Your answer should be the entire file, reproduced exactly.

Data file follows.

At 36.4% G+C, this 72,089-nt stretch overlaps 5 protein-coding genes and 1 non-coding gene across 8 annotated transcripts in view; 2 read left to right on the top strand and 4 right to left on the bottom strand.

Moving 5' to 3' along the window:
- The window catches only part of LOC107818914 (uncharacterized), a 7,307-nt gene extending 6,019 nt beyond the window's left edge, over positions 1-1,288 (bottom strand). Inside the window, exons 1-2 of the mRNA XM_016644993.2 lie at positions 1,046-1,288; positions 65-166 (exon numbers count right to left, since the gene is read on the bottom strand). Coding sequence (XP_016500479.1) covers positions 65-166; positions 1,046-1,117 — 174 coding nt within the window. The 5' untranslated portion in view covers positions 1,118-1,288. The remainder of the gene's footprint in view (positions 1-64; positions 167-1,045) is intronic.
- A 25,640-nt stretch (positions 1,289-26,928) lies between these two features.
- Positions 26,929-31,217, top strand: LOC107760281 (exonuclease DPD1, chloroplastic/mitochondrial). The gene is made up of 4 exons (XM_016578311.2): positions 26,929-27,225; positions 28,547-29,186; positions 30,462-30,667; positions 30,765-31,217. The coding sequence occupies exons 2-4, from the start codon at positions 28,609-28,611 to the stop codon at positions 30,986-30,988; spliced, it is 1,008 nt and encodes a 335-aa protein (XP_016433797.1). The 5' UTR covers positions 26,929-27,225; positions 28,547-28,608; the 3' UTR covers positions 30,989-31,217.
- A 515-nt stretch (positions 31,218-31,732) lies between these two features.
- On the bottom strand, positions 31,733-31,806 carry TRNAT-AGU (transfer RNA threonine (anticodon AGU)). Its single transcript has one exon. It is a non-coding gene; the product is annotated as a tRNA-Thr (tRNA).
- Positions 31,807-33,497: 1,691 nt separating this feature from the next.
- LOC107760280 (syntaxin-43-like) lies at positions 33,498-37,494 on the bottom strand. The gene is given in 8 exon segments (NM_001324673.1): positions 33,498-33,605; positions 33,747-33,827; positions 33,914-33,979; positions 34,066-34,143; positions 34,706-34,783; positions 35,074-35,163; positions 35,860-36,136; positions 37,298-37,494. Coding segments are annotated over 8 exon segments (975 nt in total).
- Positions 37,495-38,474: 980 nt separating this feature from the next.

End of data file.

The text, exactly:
At 36.4% G+C, this 72,089-nt stretch overlaps 5 protein-coding genes and 1 non-coding gene across 8 annotated transcripts in view; 2 read left to right on the top strand and 4 right to left on the bottom strand.

Moving 5' to 3' along the window:
- The window catches only part of LOC107818914 (uncharacterized), a 7,307-nt gene extending 6,019 nt beyond the window's left edge, over positions 1-1,288 (bottom strand). Inside the window, exons 1-2 of the mRNA XM_016644993.2 lie at positions 1,046-1,288; positions 65-166 (exon numbers count right to left, since the gene is read on the bottom strand). Coding sequence (XP_016500479.1) covers positions 65-166; positions 1,046-1,117 — 174 coding nt within the window. The 5' untranslated portion in view covers positions 1,118-1,288. The remainder of the gene's footprint in view (positions 1-64; positions 167-1,045) is intronic.
- A 25,640-nt stretch (positions 1,289-26,928) lies between these two features.
- Positions 26,929-31,217, top strand: LOC107760281 (exonuclease DPD1, chloroplastic/mitochondrial). The gene is made up of 4 exons (XM_016578311.2): positions 26,929-27,225; positions 28,547-29,186; positions 30,462-30,667; positions 30,765-31,217. The coding sequence occupies exons 2-4, from the start codon at positions 28,609-28,611 to the stop codon at positions 30,986-30,988; spliced, it is 1,008 nt and encodes a 335-aa protein (XP_016433797.1). The 5' UTR covers positions 26,929-27,225; positions 28,547-28,608; the 3' UTR covers positions 30,989-31,217.
- A 515-nt stretch (positions 31,218-31,732) lies between these two features.
- On the bottom strand, positions 31,733-31,806 carry TRNAT-AGU (transfer RNA threonine (anticodon AGU)). Its single transcript has one exon. It is a non-coding gene; the product is annotated as a tRNA-Thr (tRNA).
- Positions 31,807-33,497: 1,691 nt separating this feature from the next.
- LOC107760280 (syntaxin-43-like) lies at positions 33,498-37,494 on the bottom strand. The gene is given in 8 exon segments (NM_001324673.1): positions 33,498-33,605; positions 33,747-33,827; positions 33,914-33,979; positions 34,066-34,143; positions 34,706-34,783; positions 35,074-35,163; positions 35,860-36,136; positions 37,298-37,494. Coding segments are annotated over 8 exon segments (975 nt in total).
- Positions 37,495-38,474: 980 nt separating this feature from the next.